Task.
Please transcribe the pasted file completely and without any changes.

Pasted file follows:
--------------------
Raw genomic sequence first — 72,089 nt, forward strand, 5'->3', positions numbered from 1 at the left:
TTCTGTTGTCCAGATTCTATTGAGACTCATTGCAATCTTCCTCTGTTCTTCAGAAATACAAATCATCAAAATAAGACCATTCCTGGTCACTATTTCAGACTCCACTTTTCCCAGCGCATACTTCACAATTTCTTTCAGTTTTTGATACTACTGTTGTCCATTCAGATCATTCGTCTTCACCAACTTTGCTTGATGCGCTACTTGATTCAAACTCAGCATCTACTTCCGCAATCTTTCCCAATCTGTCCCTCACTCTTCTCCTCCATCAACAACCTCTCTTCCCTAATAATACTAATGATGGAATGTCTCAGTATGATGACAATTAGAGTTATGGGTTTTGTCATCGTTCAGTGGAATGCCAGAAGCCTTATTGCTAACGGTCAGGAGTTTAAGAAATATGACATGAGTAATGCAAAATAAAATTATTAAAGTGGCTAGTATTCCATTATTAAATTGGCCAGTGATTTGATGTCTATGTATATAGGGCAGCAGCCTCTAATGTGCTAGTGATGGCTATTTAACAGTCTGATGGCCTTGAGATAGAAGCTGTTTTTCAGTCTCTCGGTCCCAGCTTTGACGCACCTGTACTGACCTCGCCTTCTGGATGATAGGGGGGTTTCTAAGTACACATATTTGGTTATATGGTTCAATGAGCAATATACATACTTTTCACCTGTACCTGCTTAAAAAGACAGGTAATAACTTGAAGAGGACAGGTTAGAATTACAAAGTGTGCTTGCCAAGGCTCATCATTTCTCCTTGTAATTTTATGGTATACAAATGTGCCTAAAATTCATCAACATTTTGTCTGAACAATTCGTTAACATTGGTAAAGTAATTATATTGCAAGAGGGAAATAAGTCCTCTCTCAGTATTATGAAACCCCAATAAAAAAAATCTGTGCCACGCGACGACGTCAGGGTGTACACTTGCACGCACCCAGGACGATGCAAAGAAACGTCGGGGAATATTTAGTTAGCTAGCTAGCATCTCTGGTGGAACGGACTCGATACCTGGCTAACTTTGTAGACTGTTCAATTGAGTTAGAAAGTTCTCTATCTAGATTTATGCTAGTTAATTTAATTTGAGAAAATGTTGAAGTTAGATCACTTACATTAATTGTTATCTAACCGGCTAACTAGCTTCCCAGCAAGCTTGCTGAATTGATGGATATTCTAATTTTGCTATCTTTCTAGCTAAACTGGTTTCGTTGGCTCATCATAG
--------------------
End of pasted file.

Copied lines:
Raw genomic sequence first — 72,089 nt, forward strand, 5'->3', positions numbered from 1 at the left:
TTCTGTTGTCCAGATTCTATTGAGACTCATTGCAATCTTCCTCTGTTCTTCAGAAATACAAATCATCAAAATAAGACCATTCCTGGTCACTATTTCAGACTCCACTTTTCCCAGCGCATACTTCACAATTTCTTTCAGTTTTTGATACTACTGTTGTCCATTCAGATCATTCGTCTTCACCAACTTTGCTTGATGCGCTACTTGATTCAAACTCAGCATCTACTTCCGCAATCTTTCCCAATCTGTCCCTCACTCTTCTCCTCCATCAACAACCTCTCTTCCCTAATAATACTAATGATGGAATGTCTCAGTATGATGACAATTAGAGTTATGGGTTTTGTCATCGTTCAGTGGAATGCCAGAAGCCTTATTGCTAACGGTCAGGAGTTTAAGAAATATGACATGAGTAATGCAAAATAAAATTATTAAAGTGGCTAGTATTCCATTATTAAATTGGCCAGTGATTTGATGTCTATGTATATAGGGCAGCAGCCTCTAATGTGCTAGTGATGGCTATTTAACAGTCTGATGGCCTTGAGATAGAAGCTGTTTTTCAGTCTCTCGGTCCCAGCTTTGACGCACCTGTACTGACCTCGCCTTCTGGATGATAGGGGGGTTTCTAAGTACACATATTTGGTTATATGGTTCAATGAGCAATATACATACTTTTCACCTGTACCTGCTTAAAAAGACAGGTAATAACTTGAAGAGGACAGGTTAGAATTACAAAGTGTGCTTGCCAAGGCTCATCATTTCTCCTTGTAATTTTATGGTATACAAATGTGCCTAAAATTCATCAACATTTTGTCTGAACAATTCGTTAACATTGGTAAAGTAATTATATTGCAAGAGGGAAATAAGTCCTCTCTCAGTATTATGAAACCCCAATAAAAAAAATCTGTGCCACGCGACGACGTCAGGGTGTACACTTGCACGCACCCAGGACGATGCAAAGAAACGTCGGGGAATATTTAGTTAGCTAGCTAGCATCTCTGGTGGAACGGACTCGATACCTGGCTAACTTTGTAGACTGTTCAATTGAGTTAGAAAGTTCTCTATCTAGATTTATGCTAGTTAATTTAATTTGAGAAAATGTTGAAGTTAGATCACTTACATTAATTGTTATCTAACCGGCTAACTAGCTTCCCAGCAAGCTTGCTGAATTGATGGATATTCTAATTTTGCTATCTTTCTAGCTAAACTGGTTTCGTTGGCTCATCATAG